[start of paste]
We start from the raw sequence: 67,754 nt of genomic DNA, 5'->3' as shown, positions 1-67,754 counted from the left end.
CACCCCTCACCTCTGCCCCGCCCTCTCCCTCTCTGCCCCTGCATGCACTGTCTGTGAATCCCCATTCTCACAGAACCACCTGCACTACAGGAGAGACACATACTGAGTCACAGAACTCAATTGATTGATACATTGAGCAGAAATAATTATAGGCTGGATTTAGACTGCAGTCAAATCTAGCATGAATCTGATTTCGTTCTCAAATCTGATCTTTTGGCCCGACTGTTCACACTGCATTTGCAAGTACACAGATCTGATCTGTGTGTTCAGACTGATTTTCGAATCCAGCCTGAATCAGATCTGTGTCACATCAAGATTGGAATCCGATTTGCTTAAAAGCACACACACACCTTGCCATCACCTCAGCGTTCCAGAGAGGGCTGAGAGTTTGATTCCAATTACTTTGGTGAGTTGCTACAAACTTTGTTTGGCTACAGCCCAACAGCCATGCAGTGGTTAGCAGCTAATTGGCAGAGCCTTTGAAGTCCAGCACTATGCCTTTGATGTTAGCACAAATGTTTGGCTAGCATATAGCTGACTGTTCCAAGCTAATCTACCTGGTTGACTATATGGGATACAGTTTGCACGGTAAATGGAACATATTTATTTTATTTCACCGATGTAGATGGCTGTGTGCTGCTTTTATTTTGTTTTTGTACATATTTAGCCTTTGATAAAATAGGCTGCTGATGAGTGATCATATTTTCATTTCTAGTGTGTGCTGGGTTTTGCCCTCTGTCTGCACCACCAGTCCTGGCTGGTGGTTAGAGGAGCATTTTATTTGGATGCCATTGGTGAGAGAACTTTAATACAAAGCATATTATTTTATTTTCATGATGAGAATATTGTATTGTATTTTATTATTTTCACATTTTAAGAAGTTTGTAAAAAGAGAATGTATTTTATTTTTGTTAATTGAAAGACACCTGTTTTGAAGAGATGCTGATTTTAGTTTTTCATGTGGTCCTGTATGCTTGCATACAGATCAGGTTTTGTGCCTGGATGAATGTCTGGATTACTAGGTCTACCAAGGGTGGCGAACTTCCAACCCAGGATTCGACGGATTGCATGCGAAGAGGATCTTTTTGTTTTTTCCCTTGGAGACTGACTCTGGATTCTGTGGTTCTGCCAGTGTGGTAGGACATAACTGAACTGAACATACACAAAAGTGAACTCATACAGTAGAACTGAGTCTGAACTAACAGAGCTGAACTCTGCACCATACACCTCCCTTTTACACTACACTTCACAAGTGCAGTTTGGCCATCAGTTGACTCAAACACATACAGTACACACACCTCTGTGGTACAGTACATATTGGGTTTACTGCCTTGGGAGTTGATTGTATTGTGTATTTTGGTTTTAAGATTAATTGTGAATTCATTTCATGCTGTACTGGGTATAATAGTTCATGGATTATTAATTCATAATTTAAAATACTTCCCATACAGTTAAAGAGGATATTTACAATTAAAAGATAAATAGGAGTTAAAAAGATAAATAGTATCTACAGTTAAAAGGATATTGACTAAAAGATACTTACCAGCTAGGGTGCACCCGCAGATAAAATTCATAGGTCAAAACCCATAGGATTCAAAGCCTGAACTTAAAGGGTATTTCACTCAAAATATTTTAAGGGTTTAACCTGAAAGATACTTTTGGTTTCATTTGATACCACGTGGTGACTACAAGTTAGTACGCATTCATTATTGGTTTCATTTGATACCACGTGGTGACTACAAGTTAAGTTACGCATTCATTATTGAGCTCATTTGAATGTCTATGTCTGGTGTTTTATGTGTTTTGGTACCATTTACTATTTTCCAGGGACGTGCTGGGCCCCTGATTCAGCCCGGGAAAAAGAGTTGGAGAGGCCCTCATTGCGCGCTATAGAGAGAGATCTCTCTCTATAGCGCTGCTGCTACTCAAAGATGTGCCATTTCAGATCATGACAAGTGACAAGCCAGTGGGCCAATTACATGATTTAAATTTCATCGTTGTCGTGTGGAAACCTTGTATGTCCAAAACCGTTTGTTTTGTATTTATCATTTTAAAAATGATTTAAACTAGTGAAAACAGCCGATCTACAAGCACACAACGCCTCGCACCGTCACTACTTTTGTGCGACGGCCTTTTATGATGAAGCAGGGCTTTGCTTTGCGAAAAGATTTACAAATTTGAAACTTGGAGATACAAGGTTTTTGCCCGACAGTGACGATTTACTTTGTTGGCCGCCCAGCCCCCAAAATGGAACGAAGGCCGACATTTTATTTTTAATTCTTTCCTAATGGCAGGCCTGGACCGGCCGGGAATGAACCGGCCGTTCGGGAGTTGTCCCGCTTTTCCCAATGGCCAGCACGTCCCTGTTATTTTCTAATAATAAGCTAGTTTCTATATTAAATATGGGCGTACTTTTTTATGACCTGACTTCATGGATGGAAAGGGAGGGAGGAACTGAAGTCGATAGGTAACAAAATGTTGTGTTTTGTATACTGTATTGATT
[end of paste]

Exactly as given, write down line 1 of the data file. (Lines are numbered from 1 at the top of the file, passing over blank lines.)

We start from the raw sequence: 67,754 nt of genomic DNA, 5'->3' as shown, positions 1-67,754 counted from the left end.